Keswick visit

I was out last night with some work colleagues so I decided to head to the lakes today. The weather was appalling with loads of snow and freezing wind. Nevertheless Jack and me got out for a nice walk around although he wasn’t too happy about his waterproof lol He hates having to wear it but as it was biting cold as well as wet I thought it best to protect him.

I notice there was a caravan set up in the place where I normally park. This is a thing I see all over now and as a caravan is a more established sort of setup than a parked vehicle, I know the council are going to be looking at that spot soon and either restricting who can park there and for how long, or charging for the spaces.
It’s sad that the odd few can spoil it for the so many, but I’ve seen this happen in so many places now. Aberystwyth was the last one to be controlled and whilst I hate that the council has put controls in place I don’t blame them. People were parking for weeks on end and sitting out on an evening on the pavement next to their vans, making barbecues and having tea and drinks with their friends.

A roadside spot isn’t meant  to be a campsite, it’s a temporary spot top park free so you can enjoy the locality. If you want to sit out on an evening and have barbecues, go to a campsite! So many motorhomers are fools to themselves and sadly they spoil it for everyone else who heeds the ‘unwritten rules’ of wild camping.
I do know of some alternative sites around Keswick without having to pay the ridiculously inflated car parking prices that the council set, but I’ll never share those sites online, there’s far too many mindless people out there now.

My simple rules for wild camping:

  • Never empty your toilet except in a designated place. It’s not only against the law, it’s pretty disgusting. How would you like 15 litres of week old human waste poured on your drive or in your garden?
  • Never put tables, chairs etc out on public areas. People have to walk past and to see someone making lunch or sitting reading on public pavements is just annoying too.
  • Never leave litter or other ‘household rubbish’, there are always bins available somewhere so carry your rubbish til you find one.
  • Don’t park opposite houses, someone lives there and they don’t want to see a dirty great van outside their window for days on end.
  • Never stay in the same place more than 3 nights maximum. Other people want to park and enjoy the view, move on, come back another time, share it out.
  • Don’t park on the kerb even if the road isn’t level. Lorries do this in laybys and not only is it destructive but it limits the pavement area anyway. Locals who take pride in their area just don’t want to see it.
  • Never run your generator or engine by the roadside. I’ve seen this in Aberystwyth on the seafront and when you’re out for a walk it’s an awful sight and sound. Go to a remote layby if you must, or have a night on a campsite and charge on hook up.
  • Don’t block access to drives, other roads, farm access gates or simply by parking on a narrow road and causing a bottleneck. It’s just plain selfish and you’ll anger people.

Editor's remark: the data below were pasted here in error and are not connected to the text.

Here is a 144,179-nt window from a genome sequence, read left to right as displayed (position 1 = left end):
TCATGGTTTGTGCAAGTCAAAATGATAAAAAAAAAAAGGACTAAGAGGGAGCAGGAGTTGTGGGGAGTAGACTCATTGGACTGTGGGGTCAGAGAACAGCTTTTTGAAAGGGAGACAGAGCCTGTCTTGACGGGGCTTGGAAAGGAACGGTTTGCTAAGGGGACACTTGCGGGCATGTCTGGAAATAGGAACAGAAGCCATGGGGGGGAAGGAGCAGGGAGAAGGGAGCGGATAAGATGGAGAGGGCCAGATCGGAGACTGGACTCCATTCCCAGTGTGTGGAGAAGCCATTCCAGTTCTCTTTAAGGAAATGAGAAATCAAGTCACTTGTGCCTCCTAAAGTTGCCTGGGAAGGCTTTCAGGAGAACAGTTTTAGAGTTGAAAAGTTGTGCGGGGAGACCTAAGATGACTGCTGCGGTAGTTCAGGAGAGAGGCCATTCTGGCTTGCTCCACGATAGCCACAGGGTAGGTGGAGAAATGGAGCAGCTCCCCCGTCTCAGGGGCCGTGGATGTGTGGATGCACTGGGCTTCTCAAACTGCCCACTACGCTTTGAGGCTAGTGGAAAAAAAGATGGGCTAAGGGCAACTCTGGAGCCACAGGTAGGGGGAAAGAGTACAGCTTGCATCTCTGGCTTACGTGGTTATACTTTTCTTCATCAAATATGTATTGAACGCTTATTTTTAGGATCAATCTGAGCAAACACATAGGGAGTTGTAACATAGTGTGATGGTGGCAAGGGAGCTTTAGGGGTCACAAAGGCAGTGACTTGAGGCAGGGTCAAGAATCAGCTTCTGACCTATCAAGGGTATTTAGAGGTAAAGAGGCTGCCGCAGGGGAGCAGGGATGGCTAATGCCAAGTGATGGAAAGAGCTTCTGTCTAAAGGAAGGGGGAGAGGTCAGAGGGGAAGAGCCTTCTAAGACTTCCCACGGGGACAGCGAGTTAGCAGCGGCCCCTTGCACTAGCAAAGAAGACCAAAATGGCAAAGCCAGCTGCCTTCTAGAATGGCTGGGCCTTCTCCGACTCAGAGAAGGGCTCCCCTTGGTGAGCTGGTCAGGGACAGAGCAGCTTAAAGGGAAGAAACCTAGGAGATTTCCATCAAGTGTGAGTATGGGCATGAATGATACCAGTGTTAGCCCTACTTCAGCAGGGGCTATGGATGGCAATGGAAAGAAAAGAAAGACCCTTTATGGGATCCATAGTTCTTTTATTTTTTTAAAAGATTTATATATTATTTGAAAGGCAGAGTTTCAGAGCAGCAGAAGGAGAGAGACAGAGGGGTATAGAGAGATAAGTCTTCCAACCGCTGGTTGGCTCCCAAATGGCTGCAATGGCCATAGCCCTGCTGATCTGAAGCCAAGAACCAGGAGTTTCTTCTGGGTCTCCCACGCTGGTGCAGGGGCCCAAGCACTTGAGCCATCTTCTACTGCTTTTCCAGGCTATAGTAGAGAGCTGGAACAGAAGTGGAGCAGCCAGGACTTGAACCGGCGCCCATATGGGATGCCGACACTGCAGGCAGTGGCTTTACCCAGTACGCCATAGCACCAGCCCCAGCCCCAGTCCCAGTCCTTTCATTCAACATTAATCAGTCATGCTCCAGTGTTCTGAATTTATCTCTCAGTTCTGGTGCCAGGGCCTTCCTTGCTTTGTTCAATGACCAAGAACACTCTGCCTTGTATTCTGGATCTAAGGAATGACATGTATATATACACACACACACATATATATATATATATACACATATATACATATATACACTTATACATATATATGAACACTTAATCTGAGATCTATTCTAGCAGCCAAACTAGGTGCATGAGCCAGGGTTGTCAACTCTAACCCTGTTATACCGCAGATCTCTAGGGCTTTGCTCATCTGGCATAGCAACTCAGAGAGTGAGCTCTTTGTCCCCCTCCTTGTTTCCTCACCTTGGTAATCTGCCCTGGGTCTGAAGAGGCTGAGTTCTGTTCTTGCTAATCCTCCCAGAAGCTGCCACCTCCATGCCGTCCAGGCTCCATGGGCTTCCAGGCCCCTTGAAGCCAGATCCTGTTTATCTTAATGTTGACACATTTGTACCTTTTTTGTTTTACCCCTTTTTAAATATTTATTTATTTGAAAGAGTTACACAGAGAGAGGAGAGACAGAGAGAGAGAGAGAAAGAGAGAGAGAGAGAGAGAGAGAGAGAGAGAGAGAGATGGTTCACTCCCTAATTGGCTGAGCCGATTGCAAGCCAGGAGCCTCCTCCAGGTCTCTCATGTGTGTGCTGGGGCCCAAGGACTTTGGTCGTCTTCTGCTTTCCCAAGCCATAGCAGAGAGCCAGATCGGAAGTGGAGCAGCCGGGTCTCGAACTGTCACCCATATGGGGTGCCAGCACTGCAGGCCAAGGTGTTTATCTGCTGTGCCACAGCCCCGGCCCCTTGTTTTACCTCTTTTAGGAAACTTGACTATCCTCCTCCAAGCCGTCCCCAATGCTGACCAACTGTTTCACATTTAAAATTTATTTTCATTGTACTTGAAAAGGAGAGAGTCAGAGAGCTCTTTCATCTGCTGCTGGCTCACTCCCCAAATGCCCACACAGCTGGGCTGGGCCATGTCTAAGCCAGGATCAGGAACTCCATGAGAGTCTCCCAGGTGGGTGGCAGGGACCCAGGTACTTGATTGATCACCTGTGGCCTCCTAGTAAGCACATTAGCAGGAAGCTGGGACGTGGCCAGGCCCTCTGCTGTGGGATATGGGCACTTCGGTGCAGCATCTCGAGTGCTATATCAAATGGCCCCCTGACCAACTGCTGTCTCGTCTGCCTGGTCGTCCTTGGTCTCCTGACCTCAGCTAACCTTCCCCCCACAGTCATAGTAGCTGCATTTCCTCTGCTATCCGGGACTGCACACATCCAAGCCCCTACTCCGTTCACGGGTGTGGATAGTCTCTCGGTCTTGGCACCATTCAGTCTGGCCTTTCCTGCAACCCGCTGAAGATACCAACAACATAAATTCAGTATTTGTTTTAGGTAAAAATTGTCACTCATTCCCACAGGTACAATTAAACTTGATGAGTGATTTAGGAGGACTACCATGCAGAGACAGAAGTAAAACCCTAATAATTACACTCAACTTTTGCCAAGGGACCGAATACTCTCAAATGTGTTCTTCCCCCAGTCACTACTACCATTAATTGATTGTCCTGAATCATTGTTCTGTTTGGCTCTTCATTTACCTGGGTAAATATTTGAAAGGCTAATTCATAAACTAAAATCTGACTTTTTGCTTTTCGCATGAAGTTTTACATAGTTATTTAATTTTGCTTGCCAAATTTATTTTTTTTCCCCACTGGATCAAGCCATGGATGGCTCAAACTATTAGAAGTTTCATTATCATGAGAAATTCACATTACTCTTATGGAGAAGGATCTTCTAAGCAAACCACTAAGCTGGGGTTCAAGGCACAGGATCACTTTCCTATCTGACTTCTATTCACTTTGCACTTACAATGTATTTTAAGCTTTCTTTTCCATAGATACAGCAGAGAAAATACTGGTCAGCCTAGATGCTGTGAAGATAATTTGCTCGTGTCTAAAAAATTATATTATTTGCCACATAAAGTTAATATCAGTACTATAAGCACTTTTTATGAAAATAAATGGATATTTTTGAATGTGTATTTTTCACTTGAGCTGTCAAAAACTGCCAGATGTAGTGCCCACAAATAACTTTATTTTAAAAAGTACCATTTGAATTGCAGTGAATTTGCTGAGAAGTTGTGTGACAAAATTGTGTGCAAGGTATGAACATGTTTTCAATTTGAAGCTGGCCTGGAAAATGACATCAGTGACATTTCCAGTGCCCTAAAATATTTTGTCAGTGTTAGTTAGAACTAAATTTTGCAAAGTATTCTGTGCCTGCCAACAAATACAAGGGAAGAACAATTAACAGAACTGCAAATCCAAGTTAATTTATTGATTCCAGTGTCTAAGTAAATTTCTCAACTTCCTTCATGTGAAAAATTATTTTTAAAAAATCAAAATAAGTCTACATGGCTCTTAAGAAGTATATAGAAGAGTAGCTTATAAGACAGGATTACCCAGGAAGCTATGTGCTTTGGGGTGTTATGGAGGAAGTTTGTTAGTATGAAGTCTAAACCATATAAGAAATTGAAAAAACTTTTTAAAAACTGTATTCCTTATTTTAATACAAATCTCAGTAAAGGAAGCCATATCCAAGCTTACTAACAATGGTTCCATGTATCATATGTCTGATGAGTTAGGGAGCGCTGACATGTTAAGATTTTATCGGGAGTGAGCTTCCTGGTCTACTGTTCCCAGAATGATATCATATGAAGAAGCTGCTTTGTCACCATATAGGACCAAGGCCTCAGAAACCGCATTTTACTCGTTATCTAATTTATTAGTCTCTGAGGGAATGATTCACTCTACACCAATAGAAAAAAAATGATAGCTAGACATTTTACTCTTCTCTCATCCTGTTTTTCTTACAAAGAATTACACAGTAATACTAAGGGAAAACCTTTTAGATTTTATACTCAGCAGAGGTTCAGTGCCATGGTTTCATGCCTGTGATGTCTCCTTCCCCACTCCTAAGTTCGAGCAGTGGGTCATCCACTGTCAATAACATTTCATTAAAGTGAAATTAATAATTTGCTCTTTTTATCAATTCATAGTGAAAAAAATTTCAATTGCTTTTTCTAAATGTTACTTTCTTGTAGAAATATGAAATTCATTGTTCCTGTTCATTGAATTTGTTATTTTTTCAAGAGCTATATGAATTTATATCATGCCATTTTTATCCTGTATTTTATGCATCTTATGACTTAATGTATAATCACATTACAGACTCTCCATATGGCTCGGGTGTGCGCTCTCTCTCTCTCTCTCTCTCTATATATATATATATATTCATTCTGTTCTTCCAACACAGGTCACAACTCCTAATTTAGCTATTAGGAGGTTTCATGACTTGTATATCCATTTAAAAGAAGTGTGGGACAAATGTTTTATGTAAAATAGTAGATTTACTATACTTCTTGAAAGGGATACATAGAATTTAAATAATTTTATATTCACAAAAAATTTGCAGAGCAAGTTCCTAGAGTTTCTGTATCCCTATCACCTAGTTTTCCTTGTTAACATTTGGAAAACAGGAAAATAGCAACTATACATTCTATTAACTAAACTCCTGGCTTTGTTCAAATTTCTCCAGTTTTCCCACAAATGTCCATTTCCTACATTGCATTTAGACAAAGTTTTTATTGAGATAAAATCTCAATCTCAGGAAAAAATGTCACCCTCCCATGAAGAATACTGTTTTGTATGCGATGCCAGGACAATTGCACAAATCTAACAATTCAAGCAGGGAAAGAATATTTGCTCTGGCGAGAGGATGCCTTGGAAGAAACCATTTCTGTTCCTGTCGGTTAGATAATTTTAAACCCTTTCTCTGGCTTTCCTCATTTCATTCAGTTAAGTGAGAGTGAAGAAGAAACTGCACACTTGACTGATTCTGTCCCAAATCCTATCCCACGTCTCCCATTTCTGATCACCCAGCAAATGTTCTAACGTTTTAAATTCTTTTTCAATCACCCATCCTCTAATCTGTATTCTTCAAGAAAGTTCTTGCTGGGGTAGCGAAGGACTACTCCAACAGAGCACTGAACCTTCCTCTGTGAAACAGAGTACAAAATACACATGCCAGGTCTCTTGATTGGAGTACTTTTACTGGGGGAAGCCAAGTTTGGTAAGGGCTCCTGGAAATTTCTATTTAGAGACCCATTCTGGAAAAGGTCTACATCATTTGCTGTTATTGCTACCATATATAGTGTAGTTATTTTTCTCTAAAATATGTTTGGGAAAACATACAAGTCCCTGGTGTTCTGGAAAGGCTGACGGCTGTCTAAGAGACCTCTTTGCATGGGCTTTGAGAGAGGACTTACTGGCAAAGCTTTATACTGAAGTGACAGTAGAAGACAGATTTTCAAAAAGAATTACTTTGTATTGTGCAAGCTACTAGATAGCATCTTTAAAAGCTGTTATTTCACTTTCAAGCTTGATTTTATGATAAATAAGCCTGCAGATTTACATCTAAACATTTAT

I stick to my own wild camping rules rigidly and I take pride in the fact that I can enjoy my particular lifestyle without irritating or inconveniencing anyone else.


Exploring Mestre

I woke early and set off to find a way into Venice. I ended up on Punta Sabbatini which is on the eastern edge of the lagoon. There is a car park which charges €6 per 12 hours for campers, one of the few that does. No sleeping in it though. However about a mile away there is a free car park where a blind eye is turned to sleeping. However signs warn you that if you leave your step out or even a window open that constitutes camping and you will be moved on or fined or both. I have seen a motorhome being towed away so they’re not idle threats. It appears to me that this area of Italy doesn’t actually like motor homes. I have indeed heard before that wild camping is in fact illegal in Italy: they simply turn a blind eye to it most times.

So a sleepover in the car park, then in the morning go to the more secure, manned car park for €6 and pay €18 each for a 12 hour pass on the boats into Venice. Seems like a plan. The journey is about 45 minutes each way so factor that in to your 12 hours. I actually fell over when checking out ticket prices as there was a decorative painted floor and after the rain it was slippery and I went down heavily on one knee. Check out the bruises! IMAG0340

I went back to the van frustrated, in pain and a little down as so many things have gone wrong over the last few months and cost me over £4,000 so far. (Laptop breaking, wheel bearing, rear brakes, lights, brakes fading, money card etc etc etc) Anyway I had a coffee and a nap then opened Google for a long session to see what I could find. I found a campsite that sounded heavenly. Right at the end of the causeway to Venice, laundry service included, free wifi, free electric, it’s own jetty and boat to Venice, and all for only €20 euros a night. I set off sharpish to find it but it appears to have closed down! Nevertheless I found San Giuliano car park and here’s hoping I can access Venice tomorrow.